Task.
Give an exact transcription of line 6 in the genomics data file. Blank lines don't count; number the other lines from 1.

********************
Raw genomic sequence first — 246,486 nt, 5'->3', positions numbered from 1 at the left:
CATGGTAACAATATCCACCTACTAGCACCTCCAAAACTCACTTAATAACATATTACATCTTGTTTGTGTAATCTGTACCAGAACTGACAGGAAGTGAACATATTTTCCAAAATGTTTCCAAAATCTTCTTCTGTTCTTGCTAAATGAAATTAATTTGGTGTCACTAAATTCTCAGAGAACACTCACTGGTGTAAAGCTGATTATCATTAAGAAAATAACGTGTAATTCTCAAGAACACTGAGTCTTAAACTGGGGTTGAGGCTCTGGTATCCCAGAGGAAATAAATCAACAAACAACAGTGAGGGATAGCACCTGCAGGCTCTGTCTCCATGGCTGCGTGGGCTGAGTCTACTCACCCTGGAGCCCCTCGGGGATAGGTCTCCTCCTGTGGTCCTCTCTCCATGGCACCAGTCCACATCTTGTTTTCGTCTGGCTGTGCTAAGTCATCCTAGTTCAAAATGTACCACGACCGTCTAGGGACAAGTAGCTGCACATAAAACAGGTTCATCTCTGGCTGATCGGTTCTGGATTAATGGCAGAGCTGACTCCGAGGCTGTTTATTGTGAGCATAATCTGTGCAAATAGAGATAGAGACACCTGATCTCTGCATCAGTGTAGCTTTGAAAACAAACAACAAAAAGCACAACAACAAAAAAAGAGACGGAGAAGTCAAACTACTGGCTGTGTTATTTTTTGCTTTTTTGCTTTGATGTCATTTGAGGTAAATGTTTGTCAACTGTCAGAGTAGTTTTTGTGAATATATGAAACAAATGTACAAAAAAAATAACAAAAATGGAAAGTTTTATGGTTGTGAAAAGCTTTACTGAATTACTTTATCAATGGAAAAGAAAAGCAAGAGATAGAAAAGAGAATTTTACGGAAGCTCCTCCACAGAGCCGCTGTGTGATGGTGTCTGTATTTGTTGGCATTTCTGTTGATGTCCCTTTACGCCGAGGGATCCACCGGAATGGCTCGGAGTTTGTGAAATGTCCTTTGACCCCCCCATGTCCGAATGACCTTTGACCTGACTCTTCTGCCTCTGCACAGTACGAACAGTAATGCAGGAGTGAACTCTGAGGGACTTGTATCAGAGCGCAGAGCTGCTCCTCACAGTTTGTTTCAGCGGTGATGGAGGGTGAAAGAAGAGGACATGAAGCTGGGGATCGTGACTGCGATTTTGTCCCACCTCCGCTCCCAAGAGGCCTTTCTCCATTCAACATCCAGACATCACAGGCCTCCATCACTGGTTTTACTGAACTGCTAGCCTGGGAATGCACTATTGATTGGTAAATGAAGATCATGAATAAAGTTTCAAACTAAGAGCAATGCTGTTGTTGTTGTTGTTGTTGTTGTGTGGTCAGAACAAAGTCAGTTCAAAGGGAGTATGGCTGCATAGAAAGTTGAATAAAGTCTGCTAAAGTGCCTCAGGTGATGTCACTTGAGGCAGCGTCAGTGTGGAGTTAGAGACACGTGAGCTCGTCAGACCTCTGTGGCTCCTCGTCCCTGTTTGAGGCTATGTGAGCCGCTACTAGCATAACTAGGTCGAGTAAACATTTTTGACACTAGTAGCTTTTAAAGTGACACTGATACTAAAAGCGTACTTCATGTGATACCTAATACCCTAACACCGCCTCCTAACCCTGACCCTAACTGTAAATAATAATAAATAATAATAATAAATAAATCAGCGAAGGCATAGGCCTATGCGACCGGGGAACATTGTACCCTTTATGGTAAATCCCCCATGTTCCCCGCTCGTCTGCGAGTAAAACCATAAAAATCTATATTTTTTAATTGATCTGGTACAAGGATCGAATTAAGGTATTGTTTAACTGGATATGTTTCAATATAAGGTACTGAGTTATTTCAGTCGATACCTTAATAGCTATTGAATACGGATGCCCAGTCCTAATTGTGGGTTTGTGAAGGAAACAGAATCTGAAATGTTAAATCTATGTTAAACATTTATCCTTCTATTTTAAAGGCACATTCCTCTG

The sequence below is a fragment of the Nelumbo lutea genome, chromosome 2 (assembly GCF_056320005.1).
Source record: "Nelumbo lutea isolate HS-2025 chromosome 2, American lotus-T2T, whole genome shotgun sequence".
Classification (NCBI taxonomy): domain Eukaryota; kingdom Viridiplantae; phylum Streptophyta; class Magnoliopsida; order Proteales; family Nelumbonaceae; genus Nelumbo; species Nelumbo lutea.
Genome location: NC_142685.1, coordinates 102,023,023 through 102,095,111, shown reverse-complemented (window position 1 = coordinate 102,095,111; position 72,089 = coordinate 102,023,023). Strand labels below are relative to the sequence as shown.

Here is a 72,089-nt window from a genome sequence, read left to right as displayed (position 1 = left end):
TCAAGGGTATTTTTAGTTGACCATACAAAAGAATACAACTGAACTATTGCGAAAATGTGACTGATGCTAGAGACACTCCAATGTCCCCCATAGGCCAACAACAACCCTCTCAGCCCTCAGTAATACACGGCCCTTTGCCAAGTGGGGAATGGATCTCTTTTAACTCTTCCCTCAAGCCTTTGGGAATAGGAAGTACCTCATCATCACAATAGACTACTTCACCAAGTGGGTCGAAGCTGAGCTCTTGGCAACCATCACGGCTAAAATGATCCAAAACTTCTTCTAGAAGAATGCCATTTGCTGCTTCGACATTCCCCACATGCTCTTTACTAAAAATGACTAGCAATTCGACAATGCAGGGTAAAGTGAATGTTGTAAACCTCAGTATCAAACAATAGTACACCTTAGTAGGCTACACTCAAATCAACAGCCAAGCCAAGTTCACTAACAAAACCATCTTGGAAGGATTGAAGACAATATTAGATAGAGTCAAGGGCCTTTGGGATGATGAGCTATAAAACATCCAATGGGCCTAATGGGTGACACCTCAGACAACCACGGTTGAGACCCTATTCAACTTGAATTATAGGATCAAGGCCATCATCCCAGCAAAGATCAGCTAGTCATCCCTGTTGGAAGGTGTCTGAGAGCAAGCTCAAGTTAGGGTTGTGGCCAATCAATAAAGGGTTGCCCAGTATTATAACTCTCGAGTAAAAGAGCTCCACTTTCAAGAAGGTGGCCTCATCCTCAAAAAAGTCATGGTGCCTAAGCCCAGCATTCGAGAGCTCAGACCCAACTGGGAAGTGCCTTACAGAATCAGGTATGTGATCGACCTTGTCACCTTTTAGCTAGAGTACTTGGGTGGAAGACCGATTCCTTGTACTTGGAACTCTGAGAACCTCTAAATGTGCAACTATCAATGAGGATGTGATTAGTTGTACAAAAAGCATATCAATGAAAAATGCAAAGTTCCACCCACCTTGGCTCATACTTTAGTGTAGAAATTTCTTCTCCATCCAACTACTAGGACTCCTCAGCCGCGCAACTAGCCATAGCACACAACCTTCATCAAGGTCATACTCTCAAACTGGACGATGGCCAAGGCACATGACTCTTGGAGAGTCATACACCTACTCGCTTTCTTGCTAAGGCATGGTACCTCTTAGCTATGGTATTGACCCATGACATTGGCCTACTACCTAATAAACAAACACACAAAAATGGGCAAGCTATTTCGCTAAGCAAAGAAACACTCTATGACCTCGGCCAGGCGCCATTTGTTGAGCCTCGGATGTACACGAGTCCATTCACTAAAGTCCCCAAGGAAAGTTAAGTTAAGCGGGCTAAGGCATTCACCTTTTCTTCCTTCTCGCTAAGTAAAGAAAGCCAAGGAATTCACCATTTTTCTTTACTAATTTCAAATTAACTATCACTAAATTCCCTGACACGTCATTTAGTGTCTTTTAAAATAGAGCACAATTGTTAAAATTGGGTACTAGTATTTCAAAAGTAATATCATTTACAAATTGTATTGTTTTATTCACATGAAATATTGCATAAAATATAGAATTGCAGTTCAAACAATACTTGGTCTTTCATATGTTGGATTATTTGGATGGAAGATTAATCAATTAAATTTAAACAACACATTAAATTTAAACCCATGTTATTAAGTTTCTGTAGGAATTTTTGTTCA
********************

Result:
Genome location: NC_142685.1, coordinates 102,023,023 through 102,095,111, shown reverse-complemented (window position 1 = coordinate 102,095,111; position 72,089 = coordinate 102,023,023). Strand labels below are relative to the sequence as shown.